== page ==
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Video: Mubarak cracks down in Cairo

  1. Closed captioning of: Mubarak cracks down in Cairo

    >>> and good evening. once again from cairo, where today the atmosphere suddenly turned sour and toxic and is still disintegrating tonight, turning into a rock and molotov cocktail fight with open fires burning in front of the museum where 5,000 years of egyptian history is housed. it started unusually, the day did, with new groups of protesters in different clusters we hadn't seen before. it was readily apparent they were supporting hosni mubarak . it became clear later many of them were gangs of street thugs assembled for the occasion. some of them came in on horses, some of them came in on camels. and they were insurgents cutting through the lines of protesters who camped out and staked their home in the city square for days, making an inroad for the other side of this protest. tonight the night air is still on occasion crackling with gunfire from automatic weapons, small caliber and large. they have turned that square into an open human combat space. the number of injured starts conservative -- see a lot from the fight with the light of day . bordering on that square , not far from our location here tonight we can candidly smell the smoke from the fires here. our own richard engle has been covering it all day with us. richard , good evening.

    >> reporter: good evening, brian . clashes are continuing between protesters and supporters of president mubarak . here in tahrir square , fires have broken out as the two sides exchanged molotov cocktails . for now it appears the protesters have the upper hand. president mubarak proved he will not go down without a fight. egypt ordered a crackdown against anti-government demonstrators, but not with troops, tanks or uniformed police. instead, it sent in goon squads disguised as supporters of president mubarak . it was immediately clear these were not demonstrators. thousands of mubarak supporters charged into cairo's tahrir square . the protesters unarmed were caught off guard by the surprise attack . the pro- mubarak demonstrators rushed the protesters on horseback. and with camels. the protesters fought back, ripping mubarak supporters out of their saddles. hand-to-hand fighting broke out. the protesters claim many of the pro- mubarak supporters were in fact policemen. some were reportedly caught carrying police i.d. others appear to have been the same enforcers president mubarak has often used to stuff ballot boxes and forge elections. this time mubarak used the mobs to save his presidency. by midday, tahrir square was a front line . the two sides battled with bricks, stones, even their fists. the egyptian army did not intervene. it fired tear gas and warning shots, but mostly just watched and appealed for calm. the goon squads also appeared to have orders to hunt journalists. they chased us down.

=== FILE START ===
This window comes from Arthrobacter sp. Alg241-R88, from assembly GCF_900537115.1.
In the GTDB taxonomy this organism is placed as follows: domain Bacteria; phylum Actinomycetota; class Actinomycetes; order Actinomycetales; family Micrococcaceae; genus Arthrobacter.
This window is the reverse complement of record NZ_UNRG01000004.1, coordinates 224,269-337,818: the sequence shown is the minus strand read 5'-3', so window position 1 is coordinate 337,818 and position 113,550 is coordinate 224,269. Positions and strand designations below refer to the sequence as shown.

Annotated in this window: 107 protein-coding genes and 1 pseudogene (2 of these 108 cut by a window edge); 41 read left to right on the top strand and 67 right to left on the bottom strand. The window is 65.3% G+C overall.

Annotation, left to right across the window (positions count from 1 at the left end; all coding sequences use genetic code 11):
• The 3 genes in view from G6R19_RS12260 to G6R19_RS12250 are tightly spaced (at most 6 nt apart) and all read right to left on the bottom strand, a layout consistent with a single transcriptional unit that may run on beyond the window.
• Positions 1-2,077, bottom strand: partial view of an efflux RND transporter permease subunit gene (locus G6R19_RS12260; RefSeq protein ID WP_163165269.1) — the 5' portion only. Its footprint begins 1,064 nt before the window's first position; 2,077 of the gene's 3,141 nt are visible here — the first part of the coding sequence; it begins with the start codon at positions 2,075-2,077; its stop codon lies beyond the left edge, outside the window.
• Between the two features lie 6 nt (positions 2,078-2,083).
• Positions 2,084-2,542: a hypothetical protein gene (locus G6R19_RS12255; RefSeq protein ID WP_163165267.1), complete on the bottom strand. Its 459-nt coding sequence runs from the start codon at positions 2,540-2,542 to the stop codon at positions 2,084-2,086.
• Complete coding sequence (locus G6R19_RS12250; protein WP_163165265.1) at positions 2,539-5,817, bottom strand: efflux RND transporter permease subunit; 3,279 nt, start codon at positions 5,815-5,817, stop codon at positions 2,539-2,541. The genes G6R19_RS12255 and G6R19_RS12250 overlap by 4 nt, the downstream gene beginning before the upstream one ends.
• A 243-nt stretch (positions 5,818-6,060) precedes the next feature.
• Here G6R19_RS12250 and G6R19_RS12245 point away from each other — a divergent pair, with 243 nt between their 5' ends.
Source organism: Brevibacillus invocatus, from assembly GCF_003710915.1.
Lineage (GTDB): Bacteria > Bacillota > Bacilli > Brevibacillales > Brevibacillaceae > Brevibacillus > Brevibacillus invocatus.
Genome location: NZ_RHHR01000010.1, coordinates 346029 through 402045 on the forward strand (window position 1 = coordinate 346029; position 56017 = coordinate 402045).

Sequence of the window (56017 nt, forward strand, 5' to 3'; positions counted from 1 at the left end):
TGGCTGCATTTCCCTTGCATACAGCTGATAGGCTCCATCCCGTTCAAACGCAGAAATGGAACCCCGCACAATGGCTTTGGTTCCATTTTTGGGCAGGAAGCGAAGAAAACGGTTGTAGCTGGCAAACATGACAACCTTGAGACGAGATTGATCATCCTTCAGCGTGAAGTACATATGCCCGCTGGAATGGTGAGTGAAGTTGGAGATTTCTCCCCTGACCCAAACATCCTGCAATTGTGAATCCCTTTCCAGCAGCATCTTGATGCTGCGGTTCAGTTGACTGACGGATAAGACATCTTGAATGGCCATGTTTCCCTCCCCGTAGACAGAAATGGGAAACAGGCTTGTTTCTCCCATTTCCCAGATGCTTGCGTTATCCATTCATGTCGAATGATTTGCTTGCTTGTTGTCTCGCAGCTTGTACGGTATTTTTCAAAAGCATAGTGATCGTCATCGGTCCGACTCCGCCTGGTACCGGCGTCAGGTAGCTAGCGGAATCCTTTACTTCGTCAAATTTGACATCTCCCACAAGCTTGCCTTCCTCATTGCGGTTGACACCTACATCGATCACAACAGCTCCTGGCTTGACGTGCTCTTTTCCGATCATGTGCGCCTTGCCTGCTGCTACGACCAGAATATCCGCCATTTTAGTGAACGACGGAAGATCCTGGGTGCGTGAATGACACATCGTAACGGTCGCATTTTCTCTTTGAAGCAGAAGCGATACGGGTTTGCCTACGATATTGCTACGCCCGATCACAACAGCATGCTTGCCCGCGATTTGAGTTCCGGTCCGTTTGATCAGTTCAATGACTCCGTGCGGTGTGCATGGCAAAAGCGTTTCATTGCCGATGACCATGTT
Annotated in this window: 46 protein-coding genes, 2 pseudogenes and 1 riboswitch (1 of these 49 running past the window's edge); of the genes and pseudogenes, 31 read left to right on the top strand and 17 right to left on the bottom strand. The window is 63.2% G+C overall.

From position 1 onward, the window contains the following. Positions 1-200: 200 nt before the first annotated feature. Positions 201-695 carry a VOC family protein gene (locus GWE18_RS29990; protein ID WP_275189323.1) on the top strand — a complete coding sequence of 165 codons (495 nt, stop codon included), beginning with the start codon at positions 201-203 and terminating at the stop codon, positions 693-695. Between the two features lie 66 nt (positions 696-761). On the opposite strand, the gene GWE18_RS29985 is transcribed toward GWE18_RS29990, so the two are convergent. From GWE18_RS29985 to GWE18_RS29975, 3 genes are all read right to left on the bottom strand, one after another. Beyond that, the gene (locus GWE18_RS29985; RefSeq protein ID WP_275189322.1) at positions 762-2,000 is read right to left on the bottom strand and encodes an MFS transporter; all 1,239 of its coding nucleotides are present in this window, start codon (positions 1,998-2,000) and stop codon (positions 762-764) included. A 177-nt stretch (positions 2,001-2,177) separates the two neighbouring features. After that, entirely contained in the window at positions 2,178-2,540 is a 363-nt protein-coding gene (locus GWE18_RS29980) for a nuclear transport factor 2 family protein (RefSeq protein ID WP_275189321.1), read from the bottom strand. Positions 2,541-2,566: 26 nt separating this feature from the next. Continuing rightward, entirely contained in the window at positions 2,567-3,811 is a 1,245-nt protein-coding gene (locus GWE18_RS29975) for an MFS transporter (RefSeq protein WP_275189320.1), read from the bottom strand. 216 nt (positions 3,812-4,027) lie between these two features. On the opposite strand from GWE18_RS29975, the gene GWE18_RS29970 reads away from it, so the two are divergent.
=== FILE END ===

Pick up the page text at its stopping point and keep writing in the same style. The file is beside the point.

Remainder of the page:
>> the clashes have started to spread outside of tahrir square . there is also a lot of angry people who are angry with journalists.